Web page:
Love your clients – old and new
With existing clients, if you pay attention to them and care for them, you will have a very small cost of sale for a significant proportion of your work going forward.
This gets harder and harder the longer you are around and the bigger you get. I haven’t really needed to chase work for a long time now (because we’ve been so busy!) so I try to make sure that when an existing client contacts us to discuss further work we are responsive and helpful. For most clients I would recommend carrying out annual review meetings – both parties are encouraged to think about new features for the site and the meeting is used to discuss the merits of the ideas, likely budgets, timescales etc.
From listening at SXSW… with new clients you should try to befriend them (get drunk with them one Swedish guy said) before working with them. This is great if they want to be friends and I expect quite a lot do. However, we work with a lot of public sector clients who get nervous if we offer to buy them an ice-cream, let alone lunch.
I guess the message was ‘put the effort in, not only will it be appreciated, it will make your life easier going forward’.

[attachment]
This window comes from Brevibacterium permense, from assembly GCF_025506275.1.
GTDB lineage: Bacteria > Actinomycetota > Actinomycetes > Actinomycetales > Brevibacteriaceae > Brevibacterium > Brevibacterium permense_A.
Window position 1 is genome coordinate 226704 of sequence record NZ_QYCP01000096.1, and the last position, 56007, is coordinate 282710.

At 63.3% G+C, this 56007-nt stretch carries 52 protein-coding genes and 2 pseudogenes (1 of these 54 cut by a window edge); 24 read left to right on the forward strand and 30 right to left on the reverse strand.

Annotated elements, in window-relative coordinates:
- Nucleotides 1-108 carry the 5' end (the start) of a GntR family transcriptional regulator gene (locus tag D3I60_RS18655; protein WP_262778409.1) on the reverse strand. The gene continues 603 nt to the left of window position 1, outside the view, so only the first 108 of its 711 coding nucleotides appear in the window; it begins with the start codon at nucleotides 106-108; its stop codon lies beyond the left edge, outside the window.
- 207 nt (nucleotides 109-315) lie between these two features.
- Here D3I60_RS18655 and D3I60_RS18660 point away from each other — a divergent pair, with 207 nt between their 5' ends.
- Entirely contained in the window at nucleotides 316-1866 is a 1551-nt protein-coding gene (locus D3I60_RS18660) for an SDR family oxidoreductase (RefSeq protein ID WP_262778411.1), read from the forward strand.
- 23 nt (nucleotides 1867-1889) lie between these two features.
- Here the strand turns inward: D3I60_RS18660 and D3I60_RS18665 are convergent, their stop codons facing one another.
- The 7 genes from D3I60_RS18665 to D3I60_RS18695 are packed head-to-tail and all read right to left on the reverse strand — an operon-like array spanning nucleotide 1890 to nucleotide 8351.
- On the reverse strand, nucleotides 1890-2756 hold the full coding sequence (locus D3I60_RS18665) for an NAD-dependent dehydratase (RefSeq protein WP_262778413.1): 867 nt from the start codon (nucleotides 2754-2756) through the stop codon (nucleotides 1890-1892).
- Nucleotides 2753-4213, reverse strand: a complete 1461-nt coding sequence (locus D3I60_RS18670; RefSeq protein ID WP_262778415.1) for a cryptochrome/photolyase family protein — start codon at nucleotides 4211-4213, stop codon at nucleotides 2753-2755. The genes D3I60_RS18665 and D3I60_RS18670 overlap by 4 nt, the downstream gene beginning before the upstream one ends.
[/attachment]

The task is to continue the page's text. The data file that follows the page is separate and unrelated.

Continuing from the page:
Question the client
Don’t be afraid to ask questions about a brief supplied by a client. You may even be in a position to help the client write their brief. Asking questions and making suggestions is a great way to build a relationship with your clients and make you stand out from the crowd. Of course, ultimately it will allow you to put together a better proposal that meets the client’s needs even when they are not fully expressed in the brief.
Also, stand up for yourself! If you think your idea is just what they should be doing instead of the daft stuff in their brief – tell them. Again, this will probably bring a lot of respect your way.
Ask an expert: Rob on setting up a development environment
Rob Borley the lead developer at Headscape talks about how to go about setting up a development environment to allow you to work on dynamic websites. He talks about some of the potential dangers, recommends some great resources to get you started and reviews some different development tools.
Easy styling of images
Here is an interesting problem that keeps cropping up. How do you balance the need for easy update by web editors with the desire to make a site as visually appealing as possible? Take for example the images that website owners inevitably want to add to their site via a content management system. They don’t have the skill to add captions or add styling so how do you make the process simple for them.
A while ago I wrote a post suggesting one solution to the issue. Recently it got dugg and has since proved very popular. In this week’s show I talk through the process and explain some of the benefits.
Review: Oxygen XML editor
In last week’s show I suggested it would be great to receive some reviews from you the boagworld listener. This week I received the first one from Tom and so we have included it on the show.
He reviews Oxygen an XML editor with some quite remarkable features. If you work regularly with XML you will definitely want to check this out.